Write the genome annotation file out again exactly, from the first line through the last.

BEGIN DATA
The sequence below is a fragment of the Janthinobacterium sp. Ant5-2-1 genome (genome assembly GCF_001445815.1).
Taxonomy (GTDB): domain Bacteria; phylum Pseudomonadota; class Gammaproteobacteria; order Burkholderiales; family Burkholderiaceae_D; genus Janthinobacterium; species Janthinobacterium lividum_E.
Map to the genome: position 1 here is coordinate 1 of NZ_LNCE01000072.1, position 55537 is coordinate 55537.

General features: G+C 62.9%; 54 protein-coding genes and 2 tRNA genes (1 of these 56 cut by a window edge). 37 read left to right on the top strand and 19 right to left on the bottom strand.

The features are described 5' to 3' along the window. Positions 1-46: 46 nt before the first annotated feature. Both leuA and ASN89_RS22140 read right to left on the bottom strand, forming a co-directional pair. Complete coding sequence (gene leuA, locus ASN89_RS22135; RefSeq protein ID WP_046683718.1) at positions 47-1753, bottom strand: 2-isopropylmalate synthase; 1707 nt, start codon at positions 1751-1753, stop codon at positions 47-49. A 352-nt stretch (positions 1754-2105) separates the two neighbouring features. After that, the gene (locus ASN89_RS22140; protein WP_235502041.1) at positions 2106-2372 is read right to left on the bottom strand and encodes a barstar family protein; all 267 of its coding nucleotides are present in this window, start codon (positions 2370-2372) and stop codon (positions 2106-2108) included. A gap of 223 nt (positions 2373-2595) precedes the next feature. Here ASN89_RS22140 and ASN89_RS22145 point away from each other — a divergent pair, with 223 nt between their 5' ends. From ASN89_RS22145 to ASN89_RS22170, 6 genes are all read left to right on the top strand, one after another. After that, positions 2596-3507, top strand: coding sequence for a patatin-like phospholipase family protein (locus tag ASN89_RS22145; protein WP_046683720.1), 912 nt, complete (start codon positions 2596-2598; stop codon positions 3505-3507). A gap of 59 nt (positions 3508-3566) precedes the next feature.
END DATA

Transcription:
The sequence below is a fragment of the Janthinobacterium sp. Ant5-2-1 genome (genome assembly GCF_001445815.1).
Taxonomy (GTDB): domain Bacteria; phylum Pseudomonadota; class Gammaproteobacteria; order Burkholderiales; family Burkholderiaceae_D; genus Janthinobacterium; species Janthinobacterium lividum_E.
Map to the genome: position 1 here is coordinate 1 of NZ_LNCE01000072.1, position 55537 is coordinate 55537.

General features: G+C 62.9%; 54 protein-coding genes and 2 tRNA genes (1 of these 56 cut by a window edge). 37 read left to right on the top strand and 19 right to left on the bottom strand.

The features are described 5' to 3' along the window. Positions 1-46: 46 nt before the first annotated feature. Both leuA and ASN89_RS22140 read right to left on the bottom strand, forming a co-directional pair. Complete coding sequence (gene leuA, locus ASN89_RS22135; RefSeq protein ID WP_046683718.1) at positions 47-1753, bottom strand: 2-isopropylmalate synthase; 1707 nt, start codon at positions 1751-1753, stop codon at positions 47-49. A 352-nt stretch (positions 1754-2105) separates the two neighbouring features. After that, the gene (locus ASN89_RS22140; protein WP_235502041.1) at positions 2106-2372 is read right to left on the bottom strand and encodes a barstar family protein; all 267 of its coding nucleotides are present in this window, start codon (positions 2370-2372) and stop codon (positions 2106-2108) included. A gap of 223 nt (positions 2373-2595) precedes the next feature. Here ASN89_RS22140 and ASN89_RS22145 point away from each other — a divergent pair, with 223 nt between their 5' ends. From ASN89_RS22145 to ASN89_RS22170, 6 genes are all read left to right on the top strand, one after another. After that, positions 2596-3507, top strand: coding sequence for a patatin-like phospholipase family protein (locus tag ASN89_RS22145; protein WP_046683720.1), 912 nt, complete (start codon positions 2596-2598; stop codon positions 3505-3507). A gap of 59 nt (positions 3508-3566) precedes the next feature.